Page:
Smith's Criminal Case Compendium

Smith's Criminal Case Compendium

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This compendium includes significant criminal cases by the U.S. Supreme Court & N.C. appellate courts, Nov. 2008 – Present. Selected 4th Circuit cases also are included.

Jessica Smith prepared case summaries Nov. 2008-June 4, 2019; later summaries are prepared by other School staff.

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E.g., 09/17/2021
E.g., 09/17/2021

The defendant in this case was in possession of five guns and two knives on educational property. After threatening a school bus driver and attempting to shoot the first responding deputy, the defendant was taken into custody after a struggle with additional officers. Following a jury trial, the defendant was convicted of attempted first degree murder, five counts of possessing a gun on educational property, and one count each of possessing a knife on educational property, cruelty to animals, and assault by pointing a gun. On appeal, the defendant argued that it was error to enter judgment on five separate counts of possessing a gun on educational property because the language in G.S. 14-269.2(b) which prohibits possessing “any gun” is ambiguous as to whether it authorizes multiple punishments for the simultaneous possession of more than one firearm. The Court of Appeals unanimously agreed that the language was ambiguous, and therefore under the rule of lenity the statute had to be construed as permitting only a single conviction even if the defendant possessed more than one firearm.

The North Carolina Supreme Court granted the state’s petition for discretionary review and affirmed the ruling from the Court of Appeals. Citing State v. Garris, 191 N.C. App. 276 (2008), a case in which the Court of Appeals addressed similar statutory language prohibiting possession of “any firearm” by a convicted felon and held that only one conviction for the possession of multiple firearms was proper, the higher court agreed that the language was ambiguous in this case because it could be construed as referring to either a single or multiple firearms. Pursuant to State v. Smith, 323 N.C. 439 (1988), another case involving ambiguity as to the number of permissible convictions, when a statute fails to “clearly express the General Assembly’s intent as to the allowable unit of prosecution” the “ambiguity should be resolved in favor of lenity toward the defendant.” The court rejected the state’s arguments in favor of a contrary interpretation that would permit multiple convictions, holding that it “would be an act of pure judicial speculation in guessing which interpretation the legislature actually intended.”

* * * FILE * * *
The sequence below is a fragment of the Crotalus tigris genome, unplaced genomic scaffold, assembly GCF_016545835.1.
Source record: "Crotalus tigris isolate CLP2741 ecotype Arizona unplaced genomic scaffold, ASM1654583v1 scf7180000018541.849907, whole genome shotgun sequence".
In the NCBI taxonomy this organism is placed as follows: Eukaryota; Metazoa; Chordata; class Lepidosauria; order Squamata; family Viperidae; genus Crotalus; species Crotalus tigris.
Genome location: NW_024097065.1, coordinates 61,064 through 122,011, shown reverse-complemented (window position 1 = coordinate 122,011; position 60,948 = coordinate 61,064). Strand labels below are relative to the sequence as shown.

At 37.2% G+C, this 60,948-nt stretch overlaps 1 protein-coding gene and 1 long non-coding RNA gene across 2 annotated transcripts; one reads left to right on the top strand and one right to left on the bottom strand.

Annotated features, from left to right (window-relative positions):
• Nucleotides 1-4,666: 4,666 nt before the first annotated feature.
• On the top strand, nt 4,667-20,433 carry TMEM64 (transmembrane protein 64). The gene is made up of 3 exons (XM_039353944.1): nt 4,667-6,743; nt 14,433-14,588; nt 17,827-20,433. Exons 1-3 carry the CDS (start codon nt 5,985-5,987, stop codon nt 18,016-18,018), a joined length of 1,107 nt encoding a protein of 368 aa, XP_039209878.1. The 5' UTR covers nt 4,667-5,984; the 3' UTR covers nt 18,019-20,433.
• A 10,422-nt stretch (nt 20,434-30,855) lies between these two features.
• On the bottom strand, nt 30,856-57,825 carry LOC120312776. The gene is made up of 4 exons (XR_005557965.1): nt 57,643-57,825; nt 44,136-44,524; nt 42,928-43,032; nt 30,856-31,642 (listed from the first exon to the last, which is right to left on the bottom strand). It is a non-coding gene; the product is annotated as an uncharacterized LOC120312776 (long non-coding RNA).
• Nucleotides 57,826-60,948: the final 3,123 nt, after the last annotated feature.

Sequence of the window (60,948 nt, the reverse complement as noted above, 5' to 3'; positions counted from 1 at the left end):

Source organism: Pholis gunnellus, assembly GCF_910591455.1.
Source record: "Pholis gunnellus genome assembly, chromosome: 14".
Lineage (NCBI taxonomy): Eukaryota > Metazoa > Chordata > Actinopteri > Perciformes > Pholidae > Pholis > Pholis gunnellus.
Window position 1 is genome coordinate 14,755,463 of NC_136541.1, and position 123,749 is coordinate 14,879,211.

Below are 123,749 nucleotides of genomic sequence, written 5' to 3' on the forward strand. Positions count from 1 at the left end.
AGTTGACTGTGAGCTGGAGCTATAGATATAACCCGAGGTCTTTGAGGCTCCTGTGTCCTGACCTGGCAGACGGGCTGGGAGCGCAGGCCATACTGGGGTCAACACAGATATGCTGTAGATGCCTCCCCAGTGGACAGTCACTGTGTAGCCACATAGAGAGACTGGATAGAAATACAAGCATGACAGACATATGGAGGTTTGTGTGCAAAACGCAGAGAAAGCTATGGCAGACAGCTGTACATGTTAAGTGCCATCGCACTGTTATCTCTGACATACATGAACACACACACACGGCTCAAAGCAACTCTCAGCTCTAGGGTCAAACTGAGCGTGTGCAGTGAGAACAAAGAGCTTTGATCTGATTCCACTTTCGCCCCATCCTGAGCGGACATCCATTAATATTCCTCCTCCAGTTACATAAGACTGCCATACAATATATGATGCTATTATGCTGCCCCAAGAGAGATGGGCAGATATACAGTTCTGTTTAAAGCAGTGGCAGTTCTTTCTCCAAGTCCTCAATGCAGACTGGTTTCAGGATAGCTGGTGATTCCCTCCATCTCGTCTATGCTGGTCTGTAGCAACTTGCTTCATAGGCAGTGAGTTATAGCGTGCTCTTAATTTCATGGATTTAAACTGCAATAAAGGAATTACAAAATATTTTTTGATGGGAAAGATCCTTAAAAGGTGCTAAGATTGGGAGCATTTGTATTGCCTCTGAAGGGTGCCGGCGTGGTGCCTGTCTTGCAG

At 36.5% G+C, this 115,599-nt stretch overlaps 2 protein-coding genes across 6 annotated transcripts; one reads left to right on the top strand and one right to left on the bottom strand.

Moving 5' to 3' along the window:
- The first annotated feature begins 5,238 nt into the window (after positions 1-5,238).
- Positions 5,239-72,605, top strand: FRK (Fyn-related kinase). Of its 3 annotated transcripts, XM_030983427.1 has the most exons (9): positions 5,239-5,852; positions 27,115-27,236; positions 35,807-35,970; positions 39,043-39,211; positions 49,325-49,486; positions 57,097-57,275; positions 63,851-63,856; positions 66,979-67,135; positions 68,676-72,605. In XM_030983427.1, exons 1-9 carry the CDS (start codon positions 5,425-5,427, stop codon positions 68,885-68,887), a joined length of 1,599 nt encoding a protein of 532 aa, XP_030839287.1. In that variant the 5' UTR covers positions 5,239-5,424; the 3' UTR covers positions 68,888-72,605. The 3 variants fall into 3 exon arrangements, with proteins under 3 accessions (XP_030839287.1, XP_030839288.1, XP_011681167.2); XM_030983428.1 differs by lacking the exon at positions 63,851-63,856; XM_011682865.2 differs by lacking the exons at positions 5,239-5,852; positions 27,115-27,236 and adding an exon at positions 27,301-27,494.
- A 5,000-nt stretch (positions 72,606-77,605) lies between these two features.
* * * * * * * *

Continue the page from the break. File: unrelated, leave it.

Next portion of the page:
Justice Morgan dissented, joined by Justice Newby. The dissent distinguished the cases cited in the majority opinion by arguing that the legislative intent to permit multiple convictions under this particular statute can be inferred from the unique dangers posed by guns on educational property “and the legislature’s clear intent to protect a vulnerable population from potential school shootings.”

In a per curiam decision and for the reasons stated in the dissenting opinion below, the supreme court reversed State v. Huckelba, 240 N.C. App. 544 (2015). Deciding an issue of first impression, the court of appeals had held that to be guilty of possessing or carrying weapons on educational property under G.S. 14-269.2(b) the State must prove that the defendant “both knowingly possessed or carried a prohibited weapon and knowingly entered educational property with that weapon” and the trial court committed reversible error by failing to so instruct the jury. The dissenting judge concluded that “even accepting that a conviction … requires that a defendant is knowingly on educational property and knowingly in possession of a firearm” any error in the trial court’s instructions to the jury in this respect did not rise to the level of plain error, noting evidence indicating that the defendant knew she was on educational property.

The evidence was sufficient to support the court’s adjudication of a juvenile as delinquent for possession of a weapon on school grounds in violation of G.S. 14-269.2(d). The evidence showed that while on school grounds the juvenile possessed a 3/8-inch thick steel bar forming a C-shaped “link” about 3 inches long and 1½ inches wide. The link closed by tightening a ½-inch thick bolt and the object weighed at least 1 pound. The juvenile could slide several fingers through the link so that 3-4 inches of the 3/8-inch thick bar could be held securely across his knuckles and used as a weapon.

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